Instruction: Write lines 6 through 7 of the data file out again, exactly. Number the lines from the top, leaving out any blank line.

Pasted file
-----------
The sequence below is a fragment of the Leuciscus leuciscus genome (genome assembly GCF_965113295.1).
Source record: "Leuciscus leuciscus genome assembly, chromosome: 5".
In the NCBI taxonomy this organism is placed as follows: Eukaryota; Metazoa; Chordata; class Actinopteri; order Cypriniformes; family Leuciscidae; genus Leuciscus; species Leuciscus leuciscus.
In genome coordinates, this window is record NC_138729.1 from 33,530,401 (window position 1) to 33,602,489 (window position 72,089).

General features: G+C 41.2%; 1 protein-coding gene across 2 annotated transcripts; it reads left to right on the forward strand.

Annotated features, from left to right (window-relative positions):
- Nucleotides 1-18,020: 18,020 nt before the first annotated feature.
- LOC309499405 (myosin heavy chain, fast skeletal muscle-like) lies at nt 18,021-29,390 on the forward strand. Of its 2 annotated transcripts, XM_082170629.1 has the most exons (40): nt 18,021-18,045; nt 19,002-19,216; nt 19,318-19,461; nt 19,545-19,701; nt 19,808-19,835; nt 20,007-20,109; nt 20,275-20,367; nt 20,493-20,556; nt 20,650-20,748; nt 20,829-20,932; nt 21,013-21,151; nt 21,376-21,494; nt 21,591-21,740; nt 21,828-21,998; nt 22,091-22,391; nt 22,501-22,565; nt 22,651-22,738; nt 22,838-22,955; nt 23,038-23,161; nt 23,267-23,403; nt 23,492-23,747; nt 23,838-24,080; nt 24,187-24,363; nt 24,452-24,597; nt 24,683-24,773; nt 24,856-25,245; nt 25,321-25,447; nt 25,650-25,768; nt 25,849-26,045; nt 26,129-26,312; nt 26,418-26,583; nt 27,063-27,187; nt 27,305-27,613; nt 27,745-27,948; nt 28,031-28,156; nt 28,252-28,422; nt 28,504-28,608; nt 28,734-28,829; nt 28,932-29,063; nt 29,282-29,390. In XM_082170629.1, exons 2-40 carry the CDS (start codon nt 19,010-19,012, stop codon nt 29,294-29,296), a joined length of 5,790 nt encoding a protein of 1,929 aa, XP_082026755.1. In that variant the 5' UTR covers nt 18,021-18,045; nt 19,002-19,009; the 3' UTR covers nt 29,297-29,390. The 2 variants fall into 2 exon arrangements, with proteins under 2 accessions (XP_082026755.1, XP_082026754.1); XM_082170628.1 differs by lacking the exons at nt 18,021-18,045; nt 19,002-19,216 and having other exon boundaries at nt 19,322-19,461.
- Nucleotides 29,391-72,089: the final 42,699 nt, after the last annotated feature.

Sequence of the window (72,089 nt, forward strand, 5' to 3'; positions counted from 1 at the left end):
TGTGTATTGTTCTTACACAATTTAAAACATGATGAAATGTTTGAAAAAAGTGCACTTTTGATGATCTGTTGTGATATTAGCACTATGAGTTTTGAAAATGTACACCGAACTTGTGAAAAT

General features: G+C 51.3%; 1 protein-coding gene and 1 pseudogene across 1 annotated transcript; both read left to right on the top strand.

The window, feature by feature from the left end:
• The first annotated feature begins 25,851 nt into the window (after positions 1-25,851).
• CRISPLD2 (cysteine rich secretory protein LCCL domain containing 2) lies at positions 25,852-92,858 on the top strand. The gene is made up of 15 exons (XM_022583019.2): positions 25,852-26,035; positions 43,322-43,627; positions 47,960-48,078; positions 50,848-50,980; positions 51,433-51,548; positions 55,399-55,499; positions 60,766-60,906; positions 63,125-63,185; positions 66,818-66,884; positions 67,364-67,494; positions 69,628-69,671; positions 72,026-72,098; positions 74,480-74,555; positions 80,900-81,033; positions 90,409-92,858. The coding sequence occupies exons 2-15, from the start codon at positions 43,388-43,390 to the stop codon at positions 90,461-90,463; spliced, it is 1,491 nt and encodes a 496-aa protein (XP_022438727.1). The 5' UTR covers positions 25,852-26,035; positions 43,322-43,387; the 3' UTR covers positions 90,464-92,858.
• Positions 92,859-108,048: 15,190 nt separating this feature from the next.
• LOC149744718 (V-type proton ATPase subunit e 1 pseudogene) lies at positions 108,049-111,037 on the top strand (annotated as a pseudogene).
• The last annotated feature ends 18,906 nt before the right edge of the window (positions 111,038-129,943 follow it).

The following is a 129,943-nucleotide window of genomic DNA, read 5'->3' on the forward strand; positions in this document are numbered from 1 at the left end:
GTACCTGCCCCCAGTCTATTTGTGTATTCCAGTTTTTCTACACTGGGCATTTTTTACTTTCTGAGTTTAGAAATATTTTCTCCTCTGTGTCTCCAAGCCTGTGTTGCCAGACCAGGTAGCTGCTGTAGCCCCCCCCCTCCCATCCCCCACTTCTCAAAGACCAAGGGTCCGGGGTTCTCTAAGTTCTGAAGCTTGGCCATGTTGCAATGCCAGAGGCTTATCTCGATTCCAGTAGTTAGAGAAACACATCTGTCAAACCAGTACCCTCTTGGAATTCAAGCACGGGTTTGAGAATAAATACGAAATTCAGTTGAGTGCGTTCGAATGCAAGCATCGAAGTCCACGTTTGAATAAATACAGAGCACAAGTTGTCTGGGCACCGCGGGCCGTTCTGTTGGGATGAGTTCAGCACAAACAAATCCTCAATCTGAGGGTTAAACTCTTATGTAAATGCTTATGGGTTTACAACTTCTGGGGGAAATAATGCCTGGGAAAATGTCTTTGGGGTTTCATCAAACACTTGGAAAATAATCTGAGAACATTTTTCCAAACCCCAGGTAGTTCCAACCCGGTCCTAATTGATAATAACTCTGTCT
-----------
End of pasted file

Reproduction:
Annotated features, from left to right (window-relative positions):
- Nucleotides 1-18,020: 18,020 nt before the first annotated feature.